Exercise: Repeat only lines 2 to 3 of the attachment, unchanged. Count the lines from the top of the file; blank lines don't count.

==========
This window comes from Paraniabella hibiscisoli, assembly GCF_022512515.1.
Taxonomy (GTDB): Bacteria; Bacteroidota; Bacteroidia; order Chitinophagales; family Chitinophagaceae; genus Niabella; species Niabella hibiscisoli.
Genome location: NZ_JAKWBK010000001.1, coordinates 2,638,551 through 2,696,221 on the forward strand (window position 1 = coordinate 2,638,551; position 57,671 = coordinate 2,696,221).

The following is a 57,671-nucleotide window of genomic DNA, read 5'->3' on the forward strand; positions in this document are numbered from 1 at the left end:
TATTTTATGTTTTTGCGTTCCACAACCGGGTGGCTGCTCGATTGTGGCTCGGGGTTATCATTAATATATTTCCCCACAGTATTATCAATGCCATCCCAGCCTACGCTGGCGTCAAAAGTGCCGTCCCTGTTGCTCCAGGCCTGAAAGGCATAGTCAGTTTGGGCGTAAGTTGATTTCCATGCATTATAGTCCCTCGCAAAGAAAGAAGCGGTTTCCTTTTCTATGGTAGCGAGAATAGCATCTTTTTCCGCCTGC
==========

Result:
Taxonomy (GTDB): Bacteria; Bacteroidota; Bacteroidia; order Chitinophagales; family Chitinophagaceae; genus Niabella; species Niabella hibiscisoli.
Genome location: NZ_JAKWBK010000001.1, coordinates 2,638,551 through 2,696,221 on the forward strand (window position 1 = coordinate 2,638,551; position 57,671 = coordinate 2,696,221).